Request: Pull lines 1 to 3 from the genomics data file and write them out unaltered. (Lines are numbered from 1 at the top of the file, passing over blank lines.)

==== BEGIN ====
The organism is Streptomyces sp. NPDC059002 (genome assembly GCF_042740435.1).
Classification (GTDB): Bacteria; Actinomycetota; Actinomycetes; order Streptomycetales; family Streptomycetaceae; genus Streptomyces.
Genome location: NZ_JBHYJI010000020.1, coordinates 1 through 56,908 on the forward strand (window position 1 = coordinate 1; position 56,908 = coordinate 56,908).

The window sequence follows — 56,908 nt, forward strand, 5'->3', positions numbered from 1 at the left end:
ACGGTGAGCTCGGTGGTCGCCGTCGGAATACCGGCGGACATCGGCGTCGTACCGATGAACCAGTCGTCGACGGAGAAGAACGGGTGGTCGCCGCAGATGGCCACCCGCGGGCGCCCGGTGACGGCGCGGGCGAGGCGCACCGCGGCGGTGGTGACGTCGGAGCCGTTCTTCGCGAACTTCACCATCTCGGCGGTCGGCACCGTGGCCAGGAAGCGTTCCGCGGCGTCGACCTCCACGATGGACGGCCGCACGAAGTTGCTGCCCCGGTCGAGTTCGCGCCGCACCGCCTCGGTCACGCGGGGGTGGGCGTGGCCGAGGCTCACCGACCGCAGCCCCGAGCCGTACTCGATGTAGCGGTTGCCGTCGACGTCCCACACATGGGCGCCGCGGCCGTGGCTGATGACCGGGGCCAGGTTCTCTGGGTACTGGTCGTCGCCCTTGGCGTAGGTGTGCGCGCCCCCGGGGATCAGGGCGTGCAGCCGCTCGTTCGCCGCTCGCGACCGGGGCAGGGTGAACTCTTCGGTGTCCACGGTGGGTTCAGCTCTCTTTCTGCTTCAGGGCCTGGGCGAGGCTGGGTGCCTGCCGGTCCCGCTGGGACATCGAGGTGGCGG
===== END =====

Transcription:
The organism is Streptomyces sp. NPDC059002 (genome assembly GCF_042740435.1).
Classification (GTDB): Bacteria; Actinomycetota; Actinomycetes; order Streptomycetales; family Streptomycetaceae; genus Streptomyces.
Genome location: NZ_JBHYJI010000020.1, coordinates 1 through 56,908 on the forward strand (window position 1 = coordinate 1; position 56,908 = coordinate 56,908).